USD/CAD: rising oil prices will support the Canadian dollar


As reported on Tuesday evening at the American Petroleum Institute (API), crude oil reserves in the United States in the past reporting week fell by -4.7 million barrels, and gasoline reserves - by -6.2 million barrels. This is a very significant reduction, which also turned out to be higher than the forecasts of analysts of the oil market. And today oil quotes are growing, supporting commodity currencies, primarily the Canadian dollar.

According to World Exports, Canada's total exports in 2019 were estimated at about 23.5% of the country's GDP. At the same time, the share of oil and oil products in Canada's exports is approximately 22%, and more than 76% of oil exports go to the United States and Mexico. Thus, if we say that the Canadian economy is still largely a raw material (another 2.8% is spent on the export of timber from Canada, and 2% on the export of ores, slag and ash, as well as a few more percent - on the export of fertilizers, aluminum, cellulose, chemicals), then we will not be far from the truth.

There is now some uncertainty in the oil market around oil demand due to the spread of the delta strain of the coronavirus. The outlook for the economy depends on the pace of vaccinations, according to IMF forecasts released on Tuesday. In advanced economies, where nearly 40% of the population is vaccinated, the outlook is more positive.

And since many leading economists predict an increase in oil demand in the second half of 2021 due to the weakening of quarantine restrictions and an increase in the rate of vaccination, this may have a positive effect on the quotes of the Canadian dollar. Despite OPEC+ plans to increase production, the supply in the oil market is still "slightly insufficient", oil market analysts say. Thus, investments in the Canadian dollar still look attractive, since Canada, as we noted above, is the largest exporter of oil, the demand for which and, accordingly, prices will rise.

Canadian dollar traders are focused on the release at 14:30 (GMT) of inflation data in Canada today. The core consumer price index (Core CPI) is expected to rise +0.4% (+2.4% yoy) in June after rising +0.4% (+2.8% yoy) in May.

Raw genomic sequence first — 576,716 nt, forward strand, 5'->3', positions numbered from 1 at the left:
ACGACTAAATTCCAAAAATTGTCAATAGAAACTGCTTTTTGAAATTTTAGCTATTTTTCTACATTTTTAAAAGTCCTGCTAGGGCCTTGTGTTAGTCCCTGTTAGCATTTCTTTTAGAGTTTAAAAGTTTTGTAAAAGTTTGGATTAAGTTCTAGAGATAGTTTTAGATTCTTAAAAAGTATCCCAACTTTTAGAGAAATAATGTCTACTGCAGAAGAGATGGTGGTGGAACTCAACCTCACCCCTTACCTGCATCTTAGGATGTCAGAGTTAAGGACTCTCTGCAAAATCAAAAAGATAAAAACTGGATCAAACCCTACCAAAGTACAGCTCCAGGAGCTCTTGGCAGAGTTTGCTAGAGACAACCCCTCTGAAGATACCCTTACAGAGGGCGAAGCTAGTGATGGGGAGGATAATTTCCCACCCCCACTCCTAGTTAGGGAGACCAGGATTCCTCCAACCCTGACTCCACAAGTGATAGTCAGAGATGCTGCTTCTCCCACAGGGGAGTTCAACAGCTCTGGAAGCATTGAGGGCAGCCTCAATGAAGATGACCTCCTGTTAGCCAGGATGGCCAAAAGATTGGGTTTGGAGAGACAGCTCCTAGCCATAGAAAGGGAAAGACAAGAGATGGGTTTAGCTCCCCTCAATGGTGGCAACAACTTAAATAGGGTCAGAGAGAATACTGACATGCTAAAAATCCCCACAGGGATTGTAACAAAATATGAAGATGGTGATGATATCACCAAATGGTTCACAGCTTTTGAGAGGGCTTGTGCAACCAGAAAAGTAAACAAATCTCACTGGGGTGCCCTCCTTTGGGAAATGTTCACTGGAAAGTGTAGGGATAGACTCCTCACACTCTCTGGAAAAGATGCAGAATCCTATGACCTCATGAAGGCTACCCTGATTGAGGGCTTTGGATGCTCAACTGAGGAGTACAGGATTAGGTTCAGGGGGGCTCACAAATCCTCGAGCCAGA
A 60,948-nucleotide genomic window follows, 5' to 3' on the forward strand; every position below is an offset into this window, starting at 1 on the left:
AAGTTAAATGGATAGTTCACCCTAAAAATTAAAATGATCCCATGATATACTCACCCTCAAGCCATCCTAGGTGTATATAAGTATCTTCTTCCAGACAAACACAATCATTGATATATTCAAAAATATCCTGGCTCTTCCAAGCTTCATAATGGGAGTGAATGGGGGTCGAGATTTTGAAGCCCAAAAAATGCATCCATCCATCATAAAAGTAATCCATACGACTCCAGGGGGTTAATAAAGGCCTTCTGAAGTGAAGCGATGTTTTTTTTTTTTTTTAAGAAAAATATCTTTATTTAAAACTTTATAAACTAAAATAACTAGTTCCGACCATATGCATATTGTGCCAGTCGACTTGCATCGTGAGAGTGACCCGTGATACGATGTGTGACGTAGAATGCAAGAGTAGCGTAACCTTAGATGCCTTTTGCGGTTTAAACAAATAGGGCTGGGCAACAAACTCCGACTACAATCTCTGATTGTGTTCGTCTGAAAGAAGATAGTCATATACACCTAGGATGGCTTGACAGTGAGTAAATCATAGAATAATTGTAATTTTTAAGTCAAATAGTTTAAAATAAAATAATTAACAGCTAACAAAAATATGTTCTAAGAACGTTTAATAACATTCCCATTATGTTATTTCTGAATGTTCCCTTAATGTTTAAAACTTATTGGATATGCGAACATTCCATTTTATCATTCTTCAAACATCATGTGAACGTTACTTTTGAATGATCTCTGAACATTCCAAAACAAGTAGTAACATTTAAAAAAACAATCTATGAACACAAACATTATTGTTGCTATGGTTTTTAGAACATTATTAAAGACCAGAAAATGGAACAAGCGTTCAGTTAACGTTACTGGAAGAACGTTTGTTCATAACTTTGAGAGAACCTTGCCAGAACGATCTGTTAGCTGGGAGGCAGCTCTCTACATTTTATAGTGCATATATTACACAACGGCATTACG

This is a positive factor for the CAD, and a CPI reading in line with or above the forecast will support the Canadian dollar. The inflation target for the Bank of Canada is in the range of 1% -3%, and the rise in CPI is a harbinger of an interest rate hike.

However, the focus of all participants in the financial market today is the Fed meeting and the publication (at 18:00 GMT) of the decision on the interest rate, followed by a press conference, which starts at 18:30 (GMT).

According to economists, the Fed will keep the current level of interest rates and the pace of asset purchases in force, while maintaining guidance in the near future. In their opinion, at this meeting, a discussion of the reduction of purchases of assets may begin, but one should not expect clear signals about the timing and procedure for curtailing incentives. Fed executives intend to get more data on the recovery of the labor market and the economy, and the spread of the delta variant of the coronavirus requires them to be careful. Nevertheless, even a slight hint of a possible reduction in the quantitative easing program will be enough for the DXY dollar index, which is currently close to 92.50, to renew a series of local highs above 93.20.

However, the "dovish" rhetoric of statements by the Fed's management may contribute to the decline of the dollar and the USD / CAD pair, respectively.